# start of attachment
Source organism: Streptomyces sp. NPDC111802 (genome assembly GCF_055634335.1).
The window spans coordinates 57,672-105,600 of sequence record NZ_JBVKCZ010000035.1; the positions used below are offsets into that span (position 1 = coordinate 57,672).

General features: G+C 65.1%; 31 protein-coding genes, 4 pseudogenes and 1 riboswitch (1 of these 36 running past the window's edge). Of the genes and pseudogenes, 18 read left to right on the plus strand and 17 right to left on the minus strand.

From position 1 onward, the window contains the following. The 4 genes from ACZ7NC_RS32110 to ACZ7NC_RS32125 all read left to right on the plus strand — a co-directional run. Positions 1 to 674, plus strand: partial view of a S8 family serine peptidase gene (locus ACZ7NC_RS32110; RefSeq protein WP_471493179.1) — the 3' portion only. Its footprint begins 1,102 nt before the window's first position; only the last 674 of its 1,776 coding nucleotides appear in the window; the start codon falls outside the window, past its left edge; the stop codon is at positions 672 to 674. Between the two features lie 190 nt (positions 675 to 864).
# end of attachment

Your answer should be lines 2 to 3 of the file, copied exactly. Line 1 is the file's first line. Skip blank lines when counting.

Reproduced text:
The window spans coordinates 57,672-105,600 of sequence record NZ_JBVKCZ010000035.1; the positions used below are offsets into that span (position 1 = coordinate 57,672).

General features: G+C 65.1%; 31 protein-coding genes, 4 pseudogenes and 1 riboswitch (1 of these 36 running past the window's edge). Of the genes and pseudogenes, 18 read left to right on the plus strand and 17 right to left on the minus strand.